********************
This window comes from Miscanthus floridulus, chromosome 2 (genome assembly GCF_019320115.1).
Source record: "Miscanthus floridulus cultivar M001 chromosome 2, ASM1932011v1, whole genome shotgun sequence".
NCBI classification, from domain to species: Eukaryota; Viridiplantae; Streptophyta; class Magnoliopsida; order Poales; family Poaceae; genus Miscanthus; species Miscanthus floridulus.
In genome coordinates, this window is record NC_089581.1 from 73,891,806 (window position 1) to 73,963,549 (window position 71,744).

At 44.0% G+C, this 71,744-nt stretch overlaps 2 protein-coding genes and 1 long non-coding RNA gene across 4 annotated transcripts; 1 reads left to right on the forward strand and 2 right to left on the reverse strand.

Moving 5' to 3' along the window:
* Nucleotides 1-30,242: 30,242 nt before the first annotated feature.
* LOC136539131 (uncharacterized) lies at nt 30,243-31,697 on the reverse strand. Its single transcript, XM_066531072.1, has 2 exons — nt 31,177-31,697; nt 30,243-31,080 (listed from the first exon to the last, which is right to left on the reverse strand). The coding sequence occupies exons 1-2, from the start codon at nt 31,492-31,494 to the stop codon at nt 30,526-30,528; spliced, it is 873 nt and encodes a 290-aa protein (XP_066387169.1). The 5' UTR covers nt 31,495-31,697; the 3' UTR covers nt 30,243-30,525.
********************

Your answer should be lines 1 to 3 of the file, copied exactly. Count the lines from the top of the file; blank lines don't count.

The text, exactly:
This window comes from Miscanthus floridulus, chromosome 2 (genome assembly GCF_019320115.1).
Source record: "Miscanthus floridulus cultivar M001 chromosome 2, ASM1932011v1, whole genome shotgun sequence".
NCBI classification, from domain to species: Eukaryota; Viridiplantae; Streptophyta; class Magnoliopsida; order Poales; family Poaceae; genus Miscanthus; species Miscanthus floridulus.